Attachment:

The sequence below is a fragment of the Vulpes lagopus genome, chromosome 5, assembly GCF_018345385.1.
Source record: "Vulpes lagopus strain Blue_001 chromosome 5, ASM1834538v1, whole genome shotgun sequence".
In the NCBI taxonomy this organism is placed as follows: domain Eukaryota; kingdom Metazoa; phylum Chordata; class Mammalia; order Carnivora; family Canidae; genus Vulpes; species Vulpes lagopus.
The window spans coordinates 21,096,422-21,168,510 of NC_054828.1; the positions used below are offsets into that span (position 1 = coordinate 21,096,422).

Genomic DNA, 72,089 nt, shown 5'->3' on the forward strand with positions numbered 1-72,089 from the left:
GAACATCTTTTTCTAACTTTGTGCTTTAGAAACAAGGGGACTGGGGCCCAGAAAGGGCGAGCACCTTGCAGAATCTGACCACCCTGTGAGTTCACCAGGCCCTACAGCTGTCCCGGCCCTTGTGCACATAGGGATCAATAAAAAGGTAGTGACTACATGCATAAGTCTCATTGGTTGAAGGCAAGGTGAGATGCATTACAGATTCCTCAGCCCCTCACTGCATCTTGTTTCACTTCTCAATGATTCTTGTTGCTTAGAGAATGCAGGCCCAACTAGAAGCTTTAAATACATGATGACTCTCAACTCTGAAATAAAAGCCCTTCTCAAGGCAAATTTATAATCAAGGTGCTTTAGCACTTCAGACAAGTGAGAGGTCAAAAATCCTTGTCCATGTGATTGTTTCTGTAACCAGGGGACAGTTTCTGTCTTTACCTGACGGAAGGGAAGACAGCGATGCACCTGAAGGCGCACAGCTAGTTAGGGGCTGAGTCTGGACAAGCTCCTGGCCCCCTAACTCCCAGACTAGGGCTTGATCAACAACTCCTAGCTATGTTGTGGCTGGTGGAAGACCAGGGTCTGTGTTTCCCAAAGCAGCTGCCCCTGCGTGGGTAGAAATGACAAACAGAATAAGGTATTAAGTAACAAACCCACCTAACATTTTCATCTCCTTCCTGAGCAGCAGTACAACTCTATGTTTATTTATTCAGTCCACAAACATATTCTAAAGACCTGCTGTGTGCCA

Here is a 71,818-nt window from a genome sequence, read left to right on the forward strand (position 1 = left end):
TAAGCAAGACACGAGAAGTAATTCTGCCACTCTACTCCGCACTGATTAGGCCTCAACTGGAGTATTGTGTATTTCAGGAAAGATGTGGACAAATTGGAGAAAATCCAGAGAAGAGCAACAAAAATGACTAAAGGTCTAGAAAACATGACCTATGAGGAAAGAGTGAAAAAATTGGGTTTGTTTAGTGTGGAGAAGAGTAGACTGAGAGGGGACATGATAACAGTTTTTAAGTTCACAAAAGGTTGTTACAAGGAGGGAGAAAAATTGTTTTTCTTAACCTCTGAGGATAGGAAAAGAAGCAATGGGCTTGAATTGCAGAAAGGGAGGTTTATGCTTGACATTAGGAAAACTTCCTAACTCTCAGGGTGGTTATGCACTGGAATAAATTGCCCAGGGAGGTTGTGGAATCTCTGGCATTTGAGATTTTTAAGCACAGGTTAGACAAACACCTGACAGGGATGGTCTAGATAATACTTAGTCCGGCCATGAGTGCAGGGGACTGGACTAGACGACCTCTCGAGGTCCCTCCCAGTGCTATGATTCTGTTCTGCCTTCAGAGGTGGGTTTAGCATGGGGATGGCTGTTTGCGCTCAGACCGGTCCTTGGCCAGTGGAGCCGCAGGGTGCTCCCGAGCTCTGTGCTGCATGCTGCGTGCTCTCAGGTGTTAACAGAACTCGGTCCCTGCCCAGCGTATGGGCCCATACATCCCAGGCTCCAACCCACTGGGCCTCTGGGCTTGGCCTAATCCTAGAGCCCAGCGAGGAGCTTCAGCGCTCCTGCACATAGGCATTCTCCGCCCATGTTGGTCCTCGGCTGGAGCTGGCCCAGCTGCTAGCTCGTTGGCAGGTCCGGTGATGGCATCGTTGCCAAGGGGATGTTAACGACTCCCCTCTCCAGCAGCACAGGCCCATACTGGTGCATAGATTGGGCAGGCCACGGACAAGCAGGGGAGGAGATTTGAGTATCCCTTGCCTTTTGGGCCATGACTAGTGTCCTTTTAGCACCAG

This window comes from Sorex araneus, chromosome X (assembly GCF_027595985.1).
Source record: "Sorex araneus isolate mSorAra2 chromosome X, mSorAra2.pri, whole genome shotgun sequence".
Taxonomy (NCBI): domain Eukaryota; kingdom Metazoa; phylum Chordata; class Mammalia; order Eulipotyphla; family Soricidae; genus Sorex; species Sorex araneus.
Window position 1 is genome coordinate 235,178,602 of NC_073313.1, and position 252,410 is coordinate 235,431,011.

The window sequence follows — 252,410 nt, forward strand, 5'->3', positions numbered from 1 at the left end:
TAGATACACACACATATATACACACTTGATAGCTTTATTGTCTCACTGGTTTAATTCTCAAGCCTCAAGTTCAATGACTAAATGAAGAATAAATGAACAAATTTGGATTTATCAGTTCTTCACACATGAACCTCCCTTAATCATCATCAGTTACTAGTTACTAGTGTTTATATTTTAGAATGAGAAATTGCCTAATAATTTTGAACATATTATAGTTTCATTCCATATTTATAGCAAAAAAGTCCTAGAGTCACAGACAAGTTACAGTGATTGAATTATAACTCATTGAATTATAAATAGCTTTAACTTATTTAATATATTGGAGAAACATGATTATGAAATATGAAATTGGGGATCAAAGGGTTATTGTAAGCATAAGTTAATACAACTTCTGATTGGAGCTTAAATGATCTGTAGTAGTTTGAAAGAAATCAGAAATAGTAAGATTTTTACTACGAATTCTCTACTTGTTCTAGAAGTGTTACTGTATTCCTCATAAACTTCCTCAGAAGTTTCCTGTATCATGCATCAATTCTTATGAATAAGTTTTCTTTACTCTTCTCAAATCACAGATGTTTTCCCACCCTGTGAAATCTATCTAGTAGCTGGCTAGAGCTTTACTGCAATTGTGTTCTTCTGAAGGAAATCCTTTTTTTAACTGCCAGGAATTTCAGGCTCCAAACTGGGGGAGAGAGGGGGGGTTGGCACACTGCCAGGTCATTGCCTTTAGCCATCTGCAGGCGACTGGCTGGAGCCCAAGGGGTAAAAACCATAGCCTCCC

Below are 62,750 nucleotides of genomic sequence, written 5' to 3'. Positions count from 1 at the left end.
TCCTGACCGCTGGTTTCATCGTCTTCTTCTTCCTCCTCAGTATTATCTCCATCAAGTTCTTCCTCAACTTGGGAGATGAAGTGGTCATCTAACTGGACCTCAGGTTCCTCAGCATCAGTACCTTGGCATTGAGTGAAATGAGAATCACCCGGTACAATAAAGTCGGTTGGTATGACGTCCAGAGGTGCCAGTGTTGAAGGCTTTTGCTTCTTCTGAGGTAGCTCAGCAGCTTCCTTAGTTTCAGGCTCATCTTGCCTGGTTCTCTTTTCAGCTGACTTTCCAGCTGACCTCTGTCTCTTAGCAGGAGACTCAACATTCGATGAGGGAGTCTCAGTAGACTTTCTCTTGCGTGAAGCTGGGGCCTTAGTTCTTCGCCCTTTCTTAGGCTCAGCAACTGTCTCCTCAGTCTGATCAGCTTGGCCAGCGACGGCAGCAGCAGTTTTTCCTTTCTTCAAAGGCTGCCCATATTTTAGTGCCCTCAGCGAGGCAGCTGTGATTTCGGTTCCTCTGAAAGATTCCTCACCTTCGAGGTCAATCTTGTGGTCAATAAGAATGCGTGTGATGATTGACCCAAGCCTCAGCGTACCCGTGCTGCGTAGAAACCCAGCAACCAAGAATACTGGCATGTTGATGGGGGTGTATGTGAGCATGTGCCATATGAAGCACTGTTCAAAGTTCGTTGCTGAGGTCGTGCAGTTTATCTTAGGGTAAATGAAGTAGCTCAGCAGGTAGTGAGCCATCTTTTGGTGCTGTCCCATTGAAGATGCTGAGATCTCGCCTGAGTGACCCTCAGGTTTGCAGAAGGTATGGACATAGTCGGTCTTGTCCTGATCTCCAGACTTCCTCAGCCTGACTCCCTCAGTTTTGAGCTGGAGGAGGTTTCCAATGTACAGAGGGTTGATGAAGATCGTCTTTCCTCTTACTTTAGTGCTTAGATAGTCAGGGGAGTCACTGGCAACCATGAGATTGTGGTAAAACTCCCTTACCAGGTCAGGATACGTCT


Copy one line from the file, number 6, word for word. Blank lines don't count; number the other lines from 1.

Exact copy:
GAACATCTTTTTCTAACTTTGTGCTTTAGAAACAAGGGGACTGGGGCCCAGAAAGGGCGAGCACCTTGCAGAATCTGACCACCCTGTGAGTTCACCAGGCCCTACAGCTGTCCCGGCCCTTGTGCACATAGGGATCAATAAAAAGGTAGTGACTACATGCATAAGTCTCATTGGTTGAAGGCAAGGTGAGATGCATTACAGATTCCTCAGCCCCTCACTGCATCTTGTTTCACTTCTCAATGATTCTTGTTGCTTAGAGAATGCAGGCCCAACTAGAAGCTTTAAATACATGATGACTCTCAACTCTGAAATAAAAGCCCTTCTCAAGGCAAATTTATAATCAAGGTGCTTTAGCACTTCAGACAAGTGAGAGGTCAAAAATCCTTGTCCATGTGATTGTTTCTGTAACCAGGGGACAGTTTCTGTCTTTACCTGACGGAAGGGAAGACAGCGATGCACCTGAAGGCGCACAGCTAGTTAGGGGCTGAGTCTGGACAAGCTCCTGGCCCCCTAACTCCCAGACTAGGGCTTGATCAACAACTCCTAGCTATGTTGTGGCTGGTGGAAGACCAGGGTCTGTGTTTCCCAAAGCAGCTGCCCCTGCGTGGGTAGAAATGACAAACAGAATAAGGTATTAAGTAACAAACCCACCTAACATTTTCATCTCCTTCCTGAGCAGCAGTACAACTCTATGTTTATTTATTCAGTCCACAAACATATTCTAAAGACCTGCTGTGTGCCA